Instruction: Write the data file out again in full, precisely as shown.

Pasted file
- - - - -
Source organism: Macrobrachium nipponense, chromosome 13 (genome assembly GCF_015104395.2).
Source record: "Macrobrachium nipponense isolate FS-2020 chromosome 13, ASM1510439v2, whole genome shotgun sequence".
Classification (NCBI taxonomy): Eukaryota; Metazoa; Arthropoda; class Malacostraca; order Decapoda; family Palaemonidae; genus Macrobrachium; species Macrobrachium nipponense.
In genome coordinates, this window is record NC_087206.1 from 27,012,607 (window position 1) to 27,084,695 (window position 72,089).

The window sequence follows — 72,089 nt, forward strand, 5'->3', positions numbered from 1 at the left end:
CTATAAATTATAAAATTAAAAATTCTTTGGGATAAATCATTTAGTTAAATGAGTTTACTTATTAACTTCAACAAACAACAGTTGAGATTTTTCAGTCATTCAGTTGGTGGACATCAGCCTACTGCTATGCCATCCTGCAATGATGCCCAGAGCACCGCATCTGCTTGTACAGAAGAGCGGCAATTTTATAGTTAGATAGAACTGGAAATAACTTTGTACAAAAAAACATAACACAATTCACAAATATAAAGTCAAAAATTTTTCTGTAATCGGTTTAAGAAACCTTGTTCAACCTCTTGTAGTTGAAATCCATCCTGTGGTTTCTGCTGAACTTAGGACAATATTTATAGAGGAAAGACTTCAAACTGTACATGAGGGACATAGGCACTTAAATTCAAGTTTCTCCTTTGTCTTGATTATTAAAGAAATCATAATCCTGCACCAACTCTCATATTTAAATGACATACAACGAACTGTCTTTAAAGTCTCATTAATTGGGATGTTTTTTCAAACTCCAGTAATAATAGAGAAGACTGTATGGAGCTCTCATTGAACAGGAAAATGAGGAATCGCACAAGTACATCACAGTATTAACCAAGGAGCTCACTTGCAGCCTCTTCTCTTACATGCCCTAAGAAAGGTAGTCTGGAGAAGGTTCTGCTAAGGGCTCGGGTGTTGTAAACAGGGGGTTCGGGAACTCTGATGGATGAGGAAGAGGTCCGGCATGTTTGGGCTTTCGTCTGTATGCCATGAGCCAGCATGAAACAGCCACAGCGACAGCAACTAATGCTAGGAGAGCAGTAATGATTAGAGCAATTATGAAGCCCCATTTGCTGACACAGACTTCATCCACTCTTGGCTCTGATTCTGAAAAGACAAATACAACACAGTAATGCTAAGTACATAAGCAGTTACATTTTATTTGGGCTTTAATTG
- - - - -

Source organism: Macrobrachium nipponense, chromosome 13 (genome assembly GCF_015104395.2).
Source record: "Macrobrachium nipponense isolate FS-2020 chromosome 13, ASM1510439v2, whole genome shotgun sequence".
Classification (NCBI taxonomy): Eukaryota; Metazoa; Arthropoda; class Malacostraca; order Decapoda; family Palaemonidae; genus Macrobrachium; species Macrobrachium nipponense.
In genome coordinates, this window is record NC_087206.1 from 27,012,607 (window position 1) to 27,084,695 (window position 72,089).

The window sequence follows — 72,089 nt, forward strand, 5'->3', positions numbered from 1 at the left end:
CTATAAATTATAAAATTAAAAATTCTTTGGGATAAATCATTTAGTTAAATGAGTTTACTTATTAACTTCAACAAACAACAGTTGAGATTTTTCAGTCATTCAGTTGGTGGACATCAGCCTACTGCTATGCCATCCTGCAATGATGCCCAGAGCACCGCATCTGCTTGTACAGAAGAGCGGCAATTTTATAGTTAGATAGAACTGGAAATAACTTTGTACAAAAAAACATAACACAATTCACAAATATAAAGTCAAAAATTTTTCTGTAATCGGTTTAAGAAACCTTGTTCAACCTCTTGTAGTTGAAATCCATCCTGTGGTTTCTGCTGAACTTAGGACAATATTTATAGAGGAAAGACTTCAAACTGTACATGAGGGACATAGGCACTTAAATTCAAGTTTCTCCTTTGTCTTGATTATTAAAGAAATCATAATCCTGCACCAACTCTCATATTTAAATGACATACAACGAACTGTCTTTAAAGTCTCATTAATTGGGATGTTTTTTCAAACTCCAGTAATAATAGAGAAGACTGTATGGAGCTCTCATTGAACAGGAAAATGAGGAATCGCACAAGTACATCACAGTATTAACCAAGGAGCTCACTTGCAGCCTCTTCTCTTACATGCCCTAAGAAAGGTAGTCTGGAGAAGGTTCTGCTAAGGGCTCGGGTGTTGTAAACAGGGGGTTCGGGAACTCTGATGGATGAGGAAGAGGTCCGGCATGTTTGGGCTTTCGTCTGTATGCCATGAGCCAGCATGAAACAGCCACAGCGACAGCAACTAATGCTAGGAGAGCAGTAATGATTAGAGCAATTATGAAGCCCCATTTGCTGACACAGACTTCATCCACTCTTGGCTCTGATTCTGAAAAGACAAATACAACACAGTAATGCTAAGTACATAAGCAGTTACATTTTATTTGGGCTTTAATTG